14 Collaborative Knowledge Construction 1.1%

15 Collaborative Knowledge Construction It help me feel that I have learned something throughout this class because what you may have forgotten, your classmate might have caught during the exercise. This exercise provided an opportunity to see those interpretations at work and view the course material from someone else’s perspective.

16 Reflection on Material 1.1%

17 Reflection on Material There are many concepts that books just can’t represent fully. This includes the incident command system. While books do an adequate job of providing the background and terminology, until you are a part of it, you can’ fully understand it. I had a general grasp on the concepts of the ICS, however, the exercise assembled them for me in a clear sight-picture. The one part I believe that was brought into perspective for me was the interaction between local, state and federal agencies as one entity or as ICS would refer to it as a unified command system. This introduction to how ICS works was easier than trying to visualize the concept from a book page.

18 Knowledge Articulation 24.4% 1.1%

19 Knowledge Articulation By learning the key terminology, I could articulate and apply the components, functions, and concepts of Emergency Incident Management Systems directly as a response to the WebEOC exercise. This real world exercise allowed me to begin to practice what I have learned. The exercise took the words from a book and made them come to life in a way that I may not have been exposed to had I not been a part of the exercise. The exercise provided a greater understanding of what I have studied and will allow me the ability to articulate not only what I have read but how it is applied in the field.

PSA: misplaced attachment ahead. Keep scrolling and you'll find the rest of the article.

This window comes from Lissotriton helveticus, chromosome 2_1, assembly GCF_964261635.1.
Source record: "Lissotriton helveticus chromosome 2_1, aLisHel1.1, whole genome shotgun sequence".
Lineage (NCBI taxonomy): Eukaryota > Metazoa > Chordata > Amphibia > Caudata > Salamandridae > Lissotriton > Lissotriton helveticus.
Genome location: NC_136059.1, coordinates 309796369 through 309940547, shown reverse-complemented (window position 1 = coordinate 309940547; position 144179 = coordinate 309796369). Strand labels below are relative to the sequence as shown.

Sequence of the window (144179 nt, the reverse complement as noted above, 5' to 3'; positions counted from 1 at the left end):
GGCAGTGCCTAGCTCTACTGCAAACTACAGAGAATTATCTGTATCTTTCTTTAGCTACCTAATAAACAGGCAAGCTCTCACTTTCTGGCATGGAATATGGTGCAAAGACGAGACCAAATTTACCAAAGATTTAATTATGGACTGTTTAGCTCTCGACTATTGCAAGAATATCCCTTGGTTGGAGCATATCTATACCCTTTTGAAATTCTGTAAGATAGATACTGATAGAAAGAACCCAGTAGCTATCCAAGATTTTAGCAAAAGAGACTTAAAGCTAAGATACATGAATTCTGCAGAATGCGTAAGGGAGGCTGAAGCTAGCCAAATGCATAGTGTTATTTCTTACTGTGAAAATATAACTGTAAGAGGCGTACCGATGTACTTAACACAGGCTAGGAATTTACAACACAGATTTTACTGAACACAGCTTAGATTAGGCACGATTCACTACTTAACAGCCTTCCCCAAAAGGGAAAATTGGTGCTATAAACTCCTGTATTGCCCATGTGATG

20 Coaching 4.4%

21 Coaching The tutorial provided several days prior to the exercise was essential to my understanding of how the exercise would play out. Without the tutorial I would have been lost. It still took a little time for me to warm up to the process but I think this is a positive aspect because it represents the stress which would be felt in a real world emergency event. It's one thing to read a manual describing, for example, how to input a new message into a software system, and it's another thing to hear an explanation while actually seeing a video of it occurring.

22 Learning Assessment 14.1% 1.1%

23 Learning Assessment In this exercise I found myself responsible for the safety of nearly 1500 visitors to the park which included 1200 children. Having that in the back of my mind, as well as working to integrate not only into ICS but also integrating into an ICS structure that contained several different agencies and levels of government, proved to be a challenge. However, I believe that overall, I completed the tasks necessary to ensure the safety of the visitors as well as protecting the assets of the park. Being able to watch the interaction between the roles, as well as the good debriefing from all participants, assisted with my knowledge and training on both the WebEOC program and the overall ICS.

24 Findings Better comprehension of the course material Another dimension of interactivity between online students Fuller appreciation of the dynamics of an emergency situation Greater self-confidence

25 Recommendations Continue to use software programs such as WebEOC® and ArcGIS® Design exercises that match course objectives Partner with EM professionals to address diversity in student experience Explore program development for others

26 Use of WebEOC® to Create an Authentic Learning Environment Dr. Tom Johnson Western Carolina University Emergency and Disaster Management Program This presentation available at: